The Vinyl Factory blog listed a BBC Essential Mix by the Australian group The Avalanches. Their mix included a couple of pieces by Frank Zappa and Wild Man Fischer so I had a (brief) listen. One of the tracks was a strange piano and children singing piece about James Brown credited to Nancy Dupree…

Intrigued one turned to the Interwebs to find out more….

Nancy Dupree
Nancy Dupree

Nancy Dupree was a music teacher in New York in the 1960s. Seeing that the children had no interest in the official bland and boring curriculum she encouraged them to start writing their own songs related to their lives while introducing them to the music of Ella Fitzgerald, Nina Simone…

She even persuaded the likes of B B King, Muhammad Ali and Roland Kirk to visit the school and talk to the children.

They produced enough songs to record a whole album which they called Ghetto Reality. Encountering Moses Asch she badgered him into releasing the album on his Folkways Records label.

She was eventually sacked from the teaching job, ostensibly for refusing to wear the required high heels, and was alarmed to see the school call the police to remove the children protesting about her departure.

She subsequently worked in various jobs, made recordings of her poetry, associated with the Black Panthers, wrote a play and died of leukaemia at the age of 44.


Snore and Guzzle (full story)

The Guardian

The recordings are available from:


Apple Music


Who does not love tying divergent strands together to finish a project as a unified whole? I know I do…

A recent Kickstarter project raised over a million dollars to help finance a documentary about Frank Zappa and preserve his archive of works (known as The Vault).

Zappa died in 1993 but remains ever present (he has been featured in several A to Z posts here) as he has throughout my life since I was thirteen when he made quite an impression

“Drop out of school before your mind rots from exposure to our mediocre educational system. Forget about the Senior Prom and go to the library and educate yourself if you’ve got any guts. Some of you like Pep rallies and plastic robots who tell you what to read.”

One may imagine that had he lived to see the growth of the web he would be all over it. Long before iTunes and MP3s were imaginable he proposed a system where music would be played down a phone line and the recipient would record the music on to tape. Such was his growing resentment towards record companies and their control over the production and distribution of music. And it always returned to the music…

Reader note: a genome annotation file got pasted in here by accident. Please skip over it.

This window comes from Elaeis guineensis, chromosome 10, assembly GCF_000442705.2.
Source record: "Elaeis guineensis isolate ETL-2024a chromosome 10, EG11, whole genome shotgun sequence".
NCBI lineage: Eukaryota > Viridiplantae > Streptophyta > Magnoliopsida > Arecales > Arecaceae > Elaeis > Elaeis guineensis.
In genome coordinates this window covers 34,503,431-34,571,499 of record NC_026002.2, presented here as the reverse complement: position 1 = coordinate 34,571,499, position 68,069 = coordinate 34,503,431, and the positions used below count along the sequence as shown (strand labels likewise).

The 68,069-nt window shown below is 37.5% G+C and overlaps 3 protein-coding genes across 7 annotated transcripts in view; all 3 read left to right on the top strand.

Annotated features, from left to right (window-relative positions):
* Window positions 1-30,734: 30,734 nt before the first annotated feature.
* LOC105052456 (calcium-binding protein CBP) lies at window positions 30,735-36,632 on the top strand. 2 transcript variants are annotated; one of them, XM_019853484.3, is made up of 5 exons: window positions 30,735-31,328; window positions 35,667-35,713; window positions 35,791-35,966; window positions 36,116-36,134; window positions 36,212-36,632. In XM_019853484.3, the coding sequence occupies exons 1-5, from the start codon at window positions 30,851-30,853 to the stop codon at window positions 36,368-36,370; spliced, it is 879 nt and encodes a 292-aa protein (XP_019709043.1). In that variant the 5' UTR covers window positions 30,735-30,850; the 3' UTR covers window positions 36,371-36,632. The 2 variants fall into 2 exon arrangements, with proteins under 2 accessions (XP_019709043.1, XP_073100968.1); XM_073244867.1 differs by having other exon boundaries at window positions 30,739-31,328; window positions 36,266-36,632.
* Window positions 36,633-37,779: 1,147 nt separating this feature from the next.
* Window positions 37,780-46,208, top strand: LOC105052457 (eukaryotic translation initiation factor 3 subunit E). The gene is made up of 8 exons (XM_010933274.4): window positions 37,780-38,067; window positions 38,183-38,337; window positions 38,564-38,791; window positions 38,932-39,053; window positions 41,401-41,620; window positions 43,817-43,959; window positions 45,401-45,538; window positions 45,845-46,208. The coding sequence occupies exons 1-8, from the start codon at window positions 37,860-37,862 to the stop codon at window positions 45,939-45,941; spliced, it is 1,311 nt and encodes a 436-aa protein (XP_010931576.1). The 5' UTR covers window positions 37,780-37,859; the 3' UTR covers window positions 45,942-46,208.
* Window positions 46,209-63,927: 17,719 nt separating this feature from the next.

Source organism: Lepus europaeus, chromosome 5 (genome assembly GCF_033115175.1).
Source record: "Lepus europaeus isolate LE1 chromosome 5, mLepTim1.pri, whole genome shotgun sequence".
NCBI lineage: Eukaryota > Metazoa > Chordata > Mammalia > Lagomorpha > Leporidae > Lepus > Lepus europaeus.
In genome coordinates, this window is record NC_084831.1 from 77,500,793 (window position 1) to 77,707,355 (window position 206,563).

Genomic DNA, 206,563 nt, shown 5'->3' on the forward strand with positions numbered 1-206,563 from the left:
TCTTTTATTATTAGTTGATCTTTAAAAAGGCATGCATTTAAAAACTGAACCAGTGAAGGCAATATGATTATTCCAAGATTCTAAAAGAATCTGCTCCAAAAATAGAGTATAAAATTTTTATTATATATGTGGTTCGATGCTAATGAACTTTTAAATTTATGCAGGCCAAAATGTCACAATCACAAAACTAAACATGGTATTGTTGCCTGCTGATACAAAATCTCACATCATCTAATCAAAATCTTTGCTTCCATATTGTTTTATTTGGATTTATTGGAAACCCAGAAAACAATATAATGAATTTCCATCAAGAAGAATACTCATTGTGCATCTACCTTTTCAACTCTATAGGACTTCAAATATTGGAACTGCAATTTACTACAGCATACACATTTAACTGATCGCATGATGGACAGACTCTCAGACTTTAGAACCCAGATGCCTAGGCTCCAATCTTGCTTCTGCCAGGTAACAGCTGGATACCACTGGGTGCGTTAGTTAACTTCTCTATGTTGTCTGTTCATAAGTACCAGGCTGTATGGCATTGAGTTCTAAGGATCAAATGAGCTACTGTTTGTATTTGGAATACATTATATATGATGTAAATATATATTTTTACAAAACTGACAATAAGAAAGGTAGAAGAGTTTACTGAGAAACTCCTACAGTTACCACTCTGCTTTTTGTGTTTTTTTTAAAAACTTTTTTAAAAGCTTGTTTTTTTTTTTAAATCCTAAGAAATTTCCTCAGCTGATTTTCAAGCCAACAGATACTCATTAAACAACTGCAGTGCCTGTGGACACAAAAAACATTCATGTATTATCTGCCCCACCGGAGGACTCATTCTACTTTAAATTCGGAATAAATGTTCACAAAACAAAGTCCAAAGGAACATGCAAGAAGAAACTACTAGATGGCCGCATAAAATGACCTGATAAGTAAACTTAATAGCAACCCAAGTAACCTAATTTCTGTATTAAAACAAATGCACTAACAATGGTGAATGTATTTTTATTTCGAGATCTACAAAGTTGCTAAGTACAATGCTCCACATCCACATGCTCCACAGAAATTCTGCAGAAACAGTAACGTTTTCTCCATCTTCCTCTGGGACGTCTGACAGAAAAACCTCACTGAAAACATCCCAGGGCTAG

“Information is not knowledge.
Knowledge is not wisdom.
Wisdom is not truth.
Truth is not beauty.
Beauty is not love.
Love is not music.
Music is THE BEST.”

From Cage and Varèse to Tuvan throat singers to Reggae to Doo Wop he was fascinated by it all.

He was one of the first to own a Synclavier but was frustrated by its limitations – things that today one can achieve on even a modest laptop computer.

But why would you believe anything I say…

Who does not love reminiscing about old gramophone records? I know I do and having once owned several thousand records I can understand the appeal of vinyl. But there is some weird stuff going on with the current so called vinyl revival. Firstly it hardly registers as a revival – more a slight blip…

And then there is the strange case of people buying vinyl records although they do not own any means to actually play them. Conversely many years ago (early to mid 1970’s) I purchased a secondhand Garrard 301 from someone locally and he had an impressively large and expensive HiFi system but only owned three records.


Where as once one could spend a lot of time and money finding the obscure records of choice today we can access most music for very little money and hardly any effort. As wonderful as such streaming services are it can be a little disconcerting to have Apple Music stream a pristine digital version of an old record when you are anticipating the old snap crackle and pop dubbed from vinyl one in your library.

Who does not love brief eccentric piano works? I know I do and have done for most of my life.

When I was very young I would Listen With Mother and on a good day the not very exciting story and inane song would not be of sufficient length to fill the space before the news headlines and so a short piece of music would be played. On a very good day the short piece of music would be by Erik Satie. As he composed numerous short pieces it was often a very good day.

One exceptionally short piece was Bonjour Biqui, Bonjour.

Biqui was his affectionate name for the one love of his life during their brief relationship.

Another short piece was never published/performed during his life but includes a suggestion that it be played repeatedly 840 times.

In the 1960s John Cage and a relay team of pianists decided to give it a try. It took over 18 hours to complete (it can take longer). At the completion a member of the much diminished audience shouted “Encore!”.

391 Cover
Satie contributed to the Dada magazine 391 with his eccentric sense of humour fitting well with the Dada spirit. Anyone arriving at a theatre to see the ballet Relâche may wonder if the performance is cancelled. The performance of A Midsummer Night’s Dream featuring the Fratellini family clowns, and supervised by Edgard Varèse never opened and as Varèse soon departed for America they did not collaborate again.

Things to do before I die: Learn to play the piano and play Satie’s piano pieces.